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  • Eran Mizrahi

Leading through COVID

As I transitioned out of this summer, where I spent most of my time as COO, I wanted to jot down some of the essential lessons I learned while helping lead through the COVID-19 pandemic.

For context, is a family-run business that primarily operates out of its warehouse in Cranford, New Jersey. In March 2020, New Jersey quickly became one of the epicenters of the pandemic, and we were faced with a life-changing and life-threatening situation. As an online supplier of so many household staples, we knew we had a responsibility to stay open through the pandemic; simultaneously, we were forced to navigate decisions regarding how to keep our employees safe.

This conflict of interests initially seemed impossible to overcome. However, because we had a solid foundation, we managed to successfully quadruple our capacity. We could only accomplish this through the joint efforts of so many people, especially our five-hundred warehouse employees, who placed their trust in us and allowed us to lead them through such a volatile time.

As I reflected on Spring 2020, I recall the following principles carrying us forward through the most challenging times:

# 1: Get the right people on the bus.

I remember reading Jim Collin’s book, “Good to Great” in high school. His message always resonated with me: the idea that you need to “get the right people on the bus” and then make sure they are in the right seat before you can successfully travel anywhere. At, we had spent the last few years hiring and building a solid team that could function in synchrony. When the pandemic hit, I was unable to connect frequently with each team, which honestly left them unsupported for considerable periods of time. Still, I knew that I had the right people on the bus. This gave me the confidence to prioritize my time and focus on the company’s more pressing challenges.

Lesson: Hiring the right people will elevate your organization and your ability to be an effective leader.

# 2: Don’t be a firefighter, be a smoke detector installer.

Do you find yourself putting out small fires on a daily basis? As leaders, we should help our team build tools to catch a spark before it can spread further.

At, we had always placed great importance on such detectors, designed to monitor changes in supply/demand that would benefit from immediate recognition and response. This was best exemplified by the tools employed by our flour business during the pandemic. Our buyers, through their detectors, noticed a spike in flour sales early in the pandemic and immediately secured supply when others were not considering flour supply. This resulted in our flour business, which was initially a small % of our sales, experiencing a 100x growth.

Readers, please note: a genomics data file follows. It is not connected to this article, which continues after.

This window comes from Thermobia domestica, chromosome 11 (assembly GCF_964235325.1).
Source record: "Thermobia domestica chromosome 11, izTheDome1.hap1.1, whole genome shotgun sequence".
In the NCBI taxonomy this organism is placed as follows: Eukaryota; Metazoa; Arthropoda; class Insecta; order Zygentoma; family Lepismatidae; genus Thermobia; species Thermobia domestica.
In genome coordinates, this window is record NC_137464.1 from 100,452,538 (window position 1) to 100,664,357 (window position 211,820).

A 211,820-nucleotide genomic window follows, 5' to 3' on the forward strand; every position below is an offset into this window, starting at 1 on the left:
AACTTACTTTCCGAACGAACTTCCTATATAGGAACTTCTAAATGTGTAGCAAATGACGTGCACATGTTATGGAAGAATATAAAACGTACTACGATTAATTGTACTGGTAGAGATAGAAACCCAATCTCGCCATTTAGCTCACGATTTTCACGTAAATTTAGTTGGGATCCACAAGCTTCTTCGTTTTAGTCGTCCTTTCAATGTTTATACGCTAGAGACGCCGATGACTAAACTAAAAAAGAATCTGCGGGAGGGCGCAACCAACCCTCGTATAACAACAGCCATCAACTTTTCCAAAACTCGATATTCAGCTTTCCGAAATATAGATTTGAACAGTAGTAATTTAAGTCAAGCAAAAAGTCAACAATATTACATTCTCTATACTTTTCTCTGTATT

Lesson: Don't assume the position of a firefighter. Empower your team to build the tools needed to be successful.

#3: Simple metrics are almost always better than complex models.

When leading a team, the simplest metrics, without the extensive glitz and glam, are those that often drive results. It is most important for team members to understand what is being measured and why. For example, we had two clear objectives during the pandemic:

  1. Keep our employees safe

  2. Effectively scale our operations

These objectives were translated into a few simple metrics that could easily be measured and distributed to the entire organization. The speed of delivery and simplicity resulted in complete alignment, a scenario where we all spoke the same language. Teams were able to easily come together and drive value when focusing on our two key objectives.

Lesson: It is most important for everyone in the organization to embrace a few simple metrics. From a leadership standpoint, you need to ensure you are fleshing these metrics out regularly. Once you do this, the morale of your employees will improve, and your output will correspondingly increase.

#4: Getting consensus is valuable but should never prevent leaders from making the ultimate decision.

Being at the epicenter of the pandemic meant our understanding of the situation was changing by the hour. This made it difficult to make decisions as everyone’s perspectives were varied. As leaders in this pandemic, we were responsible for making tough decisions with confidence and speed, even when there wasn't consensus. While this may occasionally lead to the wrong call, ultimately, it is a leader’s responsibility to effectively and efficiently move things forward.

Lesson: Leading effectively is predicated on your ability to make decisions. At times of duress when consensus cannot be obtained, be sure to confidently make the ultimate decision.

#5: Find your Yoda.

I am thankful to have a father who has had his own experiences with building a business. Having a person with insight relevant to your situation can be a lifesaver. When I felt “stuck in the weeds” and unable to see the finish line amidst the gloom, my dad’s outside perspective allowed me to get to the root of the problem far quicker than if I had done it alone.

Lesson: We tend to blow our own issues out of proportion, but a good mentor can provide invaluable support in helping you grow. Don’t be scared to ask for help.

This inventory of reflections is by no means comprehensive, and I only played a small role in the tumultuous year we endured together at Each of these principles helped me navigate through one of the toughest years of my life, both personally and professionally. While I hope we are never again faced with similar circumstances, I believe these tools are relevant and can be applied to various leadership challenges. I hope you find them valuable as well.

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